Valentine Was A Force On, Off the Court

By John Packett, RTA Contributing Writer

Valentine Was A Force On, Off the Court

RICHMOND– Tennis was one of E. Massie Valentine’s biggest passions in life, and he will be remembered as much for his playing skills as well as his numerous contributions to the local and regional game.

Massie Valentine passed away on August 3 following a long illness. He was 82.

One of Valentine’s most significant contributions came in helping start the Fidelity Bankers Life Invitational indoor tournament at the old Arena in 1966. Finding a sponsor for the eight-man amateur field was necessary.

Tournament Director Lou Einwick said Valentine played an important part in getting the tournament off the ground.

“Massie knew all of the right people and had all of the right connections,” said Einwick, one of Valentine’s best friends. “He was the one who contacted Fidelity Bankers Life. He knew Dick Guilford [executive vice-president of Fidelity].”

The tournament later moved to the Coliseum and became one of the highlights of the area sports scene.

Valentine served as president of the Richmond Tennis Patrons Association (now Richmond Tennis Association) for two years (1962-63) and also endowed a tennis scholarship at the University of Virginia, his alma mater.

Valentine won the Boys’ 15-under Virginia singles and doubles championships in 1948 when he was just 14. He attended St. Christopher’s but moved to Woodberry Forest, where he served as captain of the tennis team from 1950 to 1952.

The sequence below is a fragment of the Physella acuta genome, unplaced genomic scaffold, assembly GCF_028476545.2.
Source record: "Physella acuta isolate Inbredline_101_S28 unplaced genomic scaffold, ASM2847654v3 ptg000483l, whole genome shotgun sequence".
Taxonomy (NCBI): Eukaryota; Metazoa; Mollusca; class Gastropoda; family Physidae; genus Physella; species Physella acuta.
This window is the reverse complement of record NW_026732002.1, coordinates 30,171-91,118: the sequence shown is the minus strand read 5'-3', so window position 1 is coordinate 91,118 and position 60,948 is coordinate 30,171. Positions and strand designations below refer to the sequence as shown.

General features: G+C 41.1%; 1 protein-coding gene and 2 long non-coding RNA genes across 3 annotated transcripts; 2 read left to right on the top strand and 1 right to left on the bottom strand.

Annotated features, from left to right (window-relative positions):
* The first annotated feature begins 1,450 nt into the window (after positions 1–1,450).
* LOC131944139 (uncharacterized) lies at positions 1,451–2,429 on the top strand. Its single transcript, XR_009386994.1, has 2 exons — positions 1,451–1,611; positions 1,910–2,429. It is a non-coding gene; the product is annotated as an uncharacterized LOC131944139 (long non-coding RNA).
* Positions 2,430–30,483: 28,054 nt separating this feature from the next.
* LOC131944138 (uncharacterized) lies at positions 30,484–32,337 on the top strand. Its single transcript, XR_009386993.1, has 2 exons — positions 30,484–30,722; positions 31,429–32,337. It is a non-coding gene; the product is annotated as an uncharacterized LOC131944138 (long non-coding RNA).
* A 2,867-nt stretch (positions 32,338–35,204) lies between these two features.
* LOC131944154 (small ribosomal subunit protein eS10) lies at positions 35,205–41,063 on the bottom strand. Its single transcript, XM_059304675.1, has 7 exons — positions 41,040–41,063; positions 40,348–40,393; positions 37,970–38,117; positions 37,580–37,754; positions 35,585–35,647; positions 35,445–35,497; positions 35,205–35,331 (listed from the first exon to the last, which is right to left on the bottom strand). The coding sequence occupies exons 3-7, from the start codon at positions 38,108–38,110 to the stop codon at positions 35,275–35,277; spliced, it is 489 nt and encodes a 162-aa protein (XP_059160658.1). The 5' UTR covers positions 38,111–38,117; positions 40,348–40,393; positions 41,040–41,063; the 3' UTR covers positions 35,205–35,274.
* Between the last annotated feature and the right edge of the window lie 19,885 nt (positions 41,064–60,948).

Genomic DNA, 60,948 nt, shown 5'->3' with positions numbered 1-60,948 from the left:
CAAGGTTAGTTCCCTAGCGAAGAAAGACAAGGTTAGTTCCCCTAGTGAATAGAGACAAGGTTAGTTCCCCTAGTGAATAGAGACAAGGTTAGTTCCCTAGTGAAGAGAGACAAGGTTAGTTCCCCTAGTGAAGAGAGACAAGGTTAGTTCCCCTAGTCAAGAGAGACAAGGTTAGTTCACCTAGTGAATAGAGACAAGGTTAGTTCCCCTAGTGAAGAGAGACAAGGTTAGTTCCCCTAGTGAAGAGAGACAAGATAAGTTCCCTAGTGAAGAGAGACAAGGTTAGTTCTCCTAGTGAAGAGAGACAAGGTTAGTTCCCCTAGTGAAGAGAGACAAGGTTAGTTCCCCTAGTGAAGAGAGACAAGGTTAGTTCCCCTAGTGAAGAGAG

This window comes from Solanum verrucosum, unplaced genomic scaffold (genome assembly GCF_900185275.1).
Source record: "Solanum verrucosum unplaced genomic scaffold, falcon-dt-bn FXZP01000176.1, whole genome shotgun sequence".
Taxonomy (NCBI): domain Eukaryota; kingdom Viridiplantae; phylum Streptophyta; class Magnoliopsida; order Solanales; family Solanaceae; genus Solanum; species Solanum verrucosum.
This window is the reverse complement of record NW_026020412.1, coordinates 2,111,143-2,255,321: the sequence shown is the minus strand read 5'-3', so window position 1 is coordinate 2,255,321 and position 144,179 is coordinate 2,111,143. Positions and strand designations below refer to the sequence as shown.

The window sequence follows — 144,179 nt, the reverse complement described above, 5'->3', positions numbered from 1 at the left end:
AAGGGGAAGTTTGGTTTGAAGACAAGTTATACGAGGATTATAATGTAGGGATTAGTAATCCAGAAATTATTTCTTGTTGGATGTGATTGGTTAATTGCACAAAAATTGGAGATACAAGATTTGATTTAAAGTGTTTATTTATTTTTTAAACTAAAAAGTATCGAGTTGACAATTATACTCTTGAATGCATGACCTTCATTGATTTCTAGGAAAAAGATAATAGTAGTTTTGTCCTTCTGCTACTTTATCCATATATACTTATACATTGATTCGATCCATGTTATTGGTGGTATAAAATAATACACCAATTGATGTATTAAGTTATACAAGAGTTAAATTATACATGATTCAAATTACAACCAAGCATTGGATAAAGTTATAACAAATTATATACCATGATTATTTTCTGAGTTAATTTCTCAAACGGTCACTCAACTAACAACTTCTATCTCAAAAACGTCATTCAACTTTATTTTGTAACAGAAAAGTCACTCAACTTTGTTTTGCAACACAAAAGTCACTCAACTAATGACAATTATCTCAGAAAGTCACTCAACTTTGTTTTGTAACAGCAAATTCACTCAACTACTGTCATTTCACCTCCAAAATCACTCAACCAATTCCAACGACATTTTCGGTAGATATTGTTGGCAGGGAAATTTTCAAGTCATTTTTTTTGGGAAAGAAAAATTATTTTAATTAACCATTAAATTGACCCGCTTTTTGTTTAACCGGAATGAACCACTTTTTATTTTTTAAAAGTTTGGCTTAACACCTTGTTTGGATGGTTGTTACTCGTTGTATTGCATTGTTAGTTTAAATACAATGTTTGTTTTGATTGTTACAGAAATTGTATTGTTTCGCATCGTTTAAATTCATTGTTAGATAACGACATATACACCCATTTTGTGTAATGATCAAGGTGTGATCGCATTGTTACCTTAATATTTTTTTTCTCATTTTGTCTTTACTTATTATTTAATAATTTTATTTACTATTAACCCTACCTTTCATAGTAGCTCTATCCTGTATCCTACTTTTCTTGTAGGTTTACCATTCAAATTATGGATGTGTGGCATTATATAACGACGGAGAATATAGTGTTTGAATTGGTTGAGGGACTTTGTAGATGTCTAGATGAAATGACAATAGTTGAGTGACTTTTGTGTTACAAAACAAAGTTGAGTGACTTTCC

After graduation, Massie went to U.Va., where he played on the team from 1953-55.

He teamed with Henry Valentine to reach the doubles final of the city tournament in 1954 when the event was held at the Country Club of Virginia.

“Massie was a hell of a good doubles player,” said Henry Valentine. “It was of much more interest to him than singles. It’s sort of a thinking man’s game.”

It was the eighth straight year that Henry Valentine had been in the final, having won three of them with Shelton Horsley.

The following year (1955), the Valentines reached the semifinals together.

Massie Valentine went on to win the city doubles five times, beginning with Bobby Payne in 1957. He claimed four of those in a row from 1962-65.

Three of those titles came with O.H. Parrish and one with Bruce Sylvia

“He was smart,” said Parrish. “I don’t remember anybody any quicker at the net than Massie in his prime.”

Massie Valentine was also a two-time state doubles champion, taking the crown in 1962 with Hal Burrows and the following year with Parrish. The latter duo were runners-up in 1966-67.

Parrish said Valentine supported tennis his whole life.

“He played a leadership role in tennis in Richmond,” said Parrish. “He was much more than just a tennis player.”

Valentine served as captain of the local Hotchkiss Cup team that competed against Norfolk, Washington and Baltimore. He also served as captain of the Middle Atlantic squad that played teams from the New England, Eastern and Middle States sections in the Church Cup.

For all of his contributions to the game, Massie Valentine was inducted into the Richmond Tennis Hall of Fame in 2009.